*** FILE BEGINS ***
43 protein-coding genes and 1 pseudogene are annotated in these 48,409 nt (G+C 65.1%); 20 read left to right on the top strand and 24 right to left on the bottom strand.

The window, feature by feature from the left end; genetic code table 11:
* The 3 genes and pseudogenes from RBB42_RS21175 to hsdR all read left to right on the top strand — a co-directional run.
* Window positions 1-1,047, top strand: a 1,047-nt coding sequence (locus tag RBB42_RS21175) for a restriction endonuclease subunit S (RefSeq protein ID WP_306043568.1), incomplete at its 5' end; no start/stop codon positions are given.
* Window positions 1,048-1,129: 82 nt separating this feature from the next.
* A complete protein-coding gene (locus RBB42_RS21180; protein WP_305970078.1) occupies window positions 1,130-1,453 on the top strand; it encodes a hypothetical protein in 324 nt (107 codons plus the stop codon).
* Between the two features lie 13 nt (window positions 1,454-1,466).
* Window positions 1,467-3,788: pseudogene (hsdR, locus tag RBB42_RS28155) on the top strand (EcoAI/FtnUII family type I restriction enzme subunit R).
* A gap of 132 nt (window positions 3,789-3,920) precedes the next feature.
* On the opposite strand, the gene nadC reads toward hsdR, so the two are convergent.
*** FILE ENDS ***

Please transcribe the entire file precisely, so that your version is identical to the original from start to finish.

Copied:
43 protein-coding genes and 1 pseudogene are annotated in these 48,409 nt (G+C 65.1%); 20 read left to right on the top strand and 24 right to left on the bottom strand.

The window, feature by feature from the left end; genetic code table 11:
* The 3 genes and pseudogenes from RBB42_RS21175 to hsdR all read left to right on the top strand — a co-directional run.
* Window positions 1-1,047, top strand: a 1,047-nt coding sequence (locus tag RBB42_RS21175) for a restriction endonuclease subunit S (RefSeq protein ID WP_306043568.1), incomplete at its 5' end; no start/stop codon positions are given.
* Window positions 1,048-1,129: 82 nt separating this feature from the next.
* A complete protein-coding gene (locus RBB42_RS21180; protein WP_305970078.1) occupies window positions 1,130-1,453 on the top strand; it encodes a hypothetical protein in 324 nt (107 codons plus the stop codon).
* Between the two features lie 13 nt (window positions 1,454-1,466).
* Window positions 1,467-3,788: pseudogene (hsdR, locus tag RBB42_RS28155) on the top strand (EcoAI/FtnUII family type I restriction enzme subunit R).
* A gap of 132 nt (window positions 3,789-3,920) precedes the next feature.
* On the opposite strand, the gene nadC reads toward hsdR, so the two are convergent.